81. The fact that the remitted issue is self-contained means that there would be no difficulty in it being heard by a differently-constituted Tribunal; and I think that in the circumstances of the present case, given the nature of the error on ground 1, that would be the correct course. A fresh Tribunal would of course not be privy to the evidence called on the previous occasion, or the submissions made; and that would mean that the evidence as to security risk adduced at the previous hearing would have to be adduced again (unless agreed), together with any updating evidence that might now be available, and further submissions made. But the scope of the remitted hearing would still be far more limited than first time round.
82. Those limits on the scope of the remittal are subject to one important qualification. We were told that last year, after the decision of the Upper Tribunal, UNHCR produced further Guidelines on returns to Afghanistan, which, unlike the 2016 version, unequivocally recommend that "given the current security, human rights and humanitarian situation in Kabul, an IFA/IRA is generally not available in the city". It will be for the Tribunal, no doubt after hearing submissions, to consider whether that assessment requires a reconsideration of its country guidance on a more extensive basis than is required by the remittal of this appeal. If it decides that it does, it is likely to make sense either for the scope of hearing to be increased or (which may be procedurally more correct) for the remittal in this case to be heard along with whatever appeal is the vehicle for that wider consideration."
[Emphasis added]
5. Permission to appeal was also granted in this appeal in relation to the Judge's reliance on EU (Afghanistan) & Others: the First-tier Judge's decision at [22]-[27] contains a speculative disagreement with the appellant's evidence about his ongoing contact with his mother after 2017, which appears to have been made to the ordinary civil standard (the Judge finds the evidence not 'likely') and/or by reference to what the judge repeatedly refers to as his own "common sense" rather than basing his conclusions on the evidence before him and applying the lower standard of proof used for the assessment of international protection claims.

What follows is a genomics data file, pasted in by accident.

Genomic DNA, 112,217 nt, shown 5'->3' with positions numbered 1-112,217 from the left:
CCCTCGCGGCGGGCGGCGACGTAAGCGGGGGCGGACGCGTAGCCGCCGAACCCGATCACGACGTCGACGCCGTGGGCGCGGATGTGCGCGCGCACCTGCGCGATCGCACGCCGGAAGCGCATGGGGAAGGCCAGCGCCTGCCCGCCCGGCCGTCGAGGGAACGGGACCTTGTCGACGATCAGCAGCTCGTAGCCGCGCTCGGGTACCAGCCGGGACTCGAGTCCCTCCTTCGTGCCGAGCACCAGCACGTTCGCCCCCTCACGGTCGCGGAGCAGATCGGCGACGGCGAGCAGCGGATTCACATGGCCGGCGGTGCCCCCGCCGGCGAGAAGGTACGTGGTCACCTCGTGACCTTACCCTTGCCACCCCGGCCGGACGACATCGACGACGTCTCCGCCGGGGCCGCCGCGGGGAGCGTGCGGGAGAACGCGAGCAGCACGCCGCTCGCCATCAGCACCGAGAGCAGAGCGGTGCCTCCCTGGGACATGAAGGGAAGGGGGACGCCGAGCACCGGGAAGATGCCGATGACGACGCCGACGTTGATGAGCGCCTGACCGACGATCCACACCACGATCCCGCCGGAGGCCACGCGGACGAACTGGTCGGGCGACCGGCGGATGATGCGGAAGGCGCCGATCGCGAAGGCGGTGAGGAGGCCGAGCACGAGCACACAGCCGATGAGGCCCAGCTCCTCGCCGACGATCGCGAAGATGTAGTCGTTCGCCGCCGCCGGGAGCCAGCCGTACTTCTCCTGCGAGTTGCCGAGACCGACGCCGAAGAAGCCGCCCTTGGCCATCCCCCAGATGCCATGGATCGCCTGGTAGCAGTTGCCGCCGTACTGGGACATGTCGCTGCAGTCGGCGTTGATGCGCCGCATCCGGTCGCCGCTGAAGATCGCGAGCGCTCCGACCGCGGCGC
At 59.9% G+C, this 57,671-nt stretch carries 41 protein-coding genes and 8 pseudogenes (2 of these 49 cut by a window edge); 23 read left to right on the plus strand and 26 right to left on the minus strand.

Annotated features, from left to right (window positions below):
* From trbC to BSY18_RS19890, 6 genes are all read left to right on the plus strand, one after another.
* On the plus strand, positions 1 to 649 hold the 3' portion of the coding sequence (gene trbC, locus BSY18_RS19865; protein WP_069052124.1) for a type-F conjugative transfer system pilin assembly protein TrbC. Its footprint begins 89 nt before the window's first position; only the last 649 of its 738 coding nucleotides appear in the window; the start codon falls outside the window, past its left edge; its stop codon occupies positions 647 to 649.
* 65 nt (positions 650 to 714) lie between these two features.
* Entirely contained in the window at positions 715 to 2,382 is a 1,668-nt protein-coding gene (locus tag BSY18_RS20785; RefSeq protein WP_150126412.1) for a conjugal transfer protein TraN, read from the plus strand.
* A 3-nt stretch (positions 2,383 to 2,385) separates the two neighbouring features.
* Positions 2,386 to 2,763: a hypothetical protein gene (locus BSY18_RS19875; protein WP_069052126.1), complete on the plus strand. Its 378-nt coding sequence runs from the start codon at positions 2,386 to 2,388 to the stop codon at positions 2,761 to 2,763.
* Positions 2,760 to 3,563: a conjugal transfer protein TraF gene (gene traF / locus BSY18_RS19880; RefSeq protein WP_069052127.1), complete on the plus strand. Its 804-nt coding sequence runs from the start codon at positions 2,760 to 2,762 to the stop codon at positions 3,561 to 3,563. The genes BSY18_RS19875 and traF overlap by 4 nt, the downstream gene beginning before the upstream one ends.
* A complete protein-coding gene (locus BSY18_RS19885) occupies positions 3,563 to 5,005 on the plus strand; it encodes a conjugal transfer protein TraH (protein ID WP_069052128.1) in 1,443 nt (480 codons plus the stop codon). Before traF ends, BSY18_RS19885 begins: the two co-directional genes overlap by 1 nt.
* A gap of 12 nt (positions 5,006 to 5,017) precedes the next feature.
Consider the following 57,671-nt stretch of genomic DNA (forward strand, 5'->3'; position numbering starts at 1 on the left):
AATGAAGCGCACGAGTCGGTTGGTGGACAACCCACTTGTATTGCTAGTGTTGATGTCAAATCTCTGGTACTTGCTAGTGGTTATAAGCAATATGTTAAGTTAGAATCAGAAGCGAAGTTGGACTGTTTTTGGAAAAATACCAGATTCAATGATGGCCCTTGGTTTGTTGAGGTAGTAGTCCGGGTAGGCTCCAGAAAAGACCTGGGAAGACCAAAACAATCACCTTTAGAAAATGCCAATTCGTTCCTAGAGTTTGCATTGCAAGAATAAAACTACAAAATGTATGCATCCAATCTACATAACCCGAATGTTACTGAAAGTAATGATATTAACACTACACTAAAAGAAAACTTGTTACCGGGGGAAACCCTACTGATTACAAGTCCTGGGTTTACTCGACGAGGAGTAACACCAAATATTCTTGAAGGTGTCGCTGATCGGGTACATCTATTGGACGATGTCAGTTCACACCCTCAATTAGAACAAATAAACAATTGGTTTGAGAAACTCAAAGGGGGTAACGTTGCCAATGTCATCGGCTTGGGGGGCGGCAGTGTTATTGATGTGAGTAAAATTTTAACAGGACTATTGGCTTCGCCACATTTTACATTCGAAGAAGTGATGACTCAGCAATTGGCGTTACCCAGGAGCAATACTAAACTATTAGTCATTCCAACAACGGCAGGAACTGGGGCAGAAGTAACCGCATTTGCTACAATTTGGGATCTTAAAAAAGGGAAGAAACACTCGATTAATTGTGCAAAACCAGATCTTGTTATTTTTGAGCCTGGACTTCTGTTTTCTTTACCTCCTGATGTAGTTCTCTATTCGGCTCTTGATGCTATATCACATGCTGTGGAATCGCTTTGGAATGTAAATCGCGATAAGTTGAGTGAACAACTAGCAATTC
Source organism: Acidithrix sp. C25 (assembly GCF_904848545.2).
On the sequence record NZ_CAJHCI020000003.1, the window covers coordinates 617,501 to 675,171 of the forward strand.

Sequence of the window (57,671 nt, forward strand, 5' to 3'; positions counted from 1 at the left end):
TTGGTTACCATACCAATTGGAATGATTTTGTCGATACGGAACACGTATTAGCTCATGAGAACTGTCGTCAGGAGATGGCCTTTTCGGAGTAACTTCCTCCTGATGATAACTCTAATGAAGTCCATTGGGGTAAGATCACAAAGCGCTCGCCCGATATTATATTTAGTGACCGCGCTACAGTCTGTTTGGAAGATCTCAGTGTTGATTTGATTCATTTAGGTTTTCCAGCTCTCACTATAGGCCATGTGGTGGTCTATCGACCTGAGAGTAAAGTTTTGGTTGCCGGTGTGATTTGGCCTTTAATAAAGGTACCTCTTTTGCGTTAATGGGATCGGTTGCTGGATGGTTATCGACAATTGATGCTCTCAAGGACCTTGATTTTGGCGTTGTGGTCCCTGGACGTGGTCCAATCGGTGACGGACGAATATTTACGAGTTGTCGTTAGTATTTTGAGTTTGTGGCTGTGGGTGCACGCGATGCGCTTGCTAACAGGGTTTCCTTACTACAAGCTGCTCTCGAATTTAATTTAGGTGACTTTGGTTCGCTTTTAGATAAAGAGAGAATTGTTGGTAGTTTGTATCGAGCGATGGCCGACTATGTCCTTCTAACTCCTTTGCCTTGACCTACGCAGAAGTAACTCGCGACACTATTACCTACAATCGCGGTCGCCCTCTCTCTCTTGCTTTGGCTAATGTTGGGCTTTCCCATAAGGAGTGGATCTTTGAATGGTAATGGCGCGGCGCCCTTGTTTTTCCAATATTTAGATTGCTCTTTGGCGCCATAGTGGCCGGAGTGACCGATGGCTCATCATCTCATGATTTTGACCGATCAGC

6. Since I have found that the First-tier Tribunal's findings of fact and credibility were made to the higher standard of balance of probabilities rather than the international protection standard of real risk or reasonable degree of likelihood, only positive findings as to fact or credibility can survive. There are no such findings in this decision.
7. The First-tier Tribunal decision is unsound and cannot stand. There is no alternative but to set aside this decision and remit it to the First-tier Tribunal for remaking, with no findings of fact or credibility preserved.
8. For the foregoing reasons, my decision is as follows:
The making of the previous decision involved the making of an error on a point of law.
I set aside the previous decision. The decision in this appeal will be remade afresh in the First-tier Tribunal on a date to be fixed.

Signed Judith AJC Gleeson Date: 14 November 2019
Upper Tribunal Judge Gleeson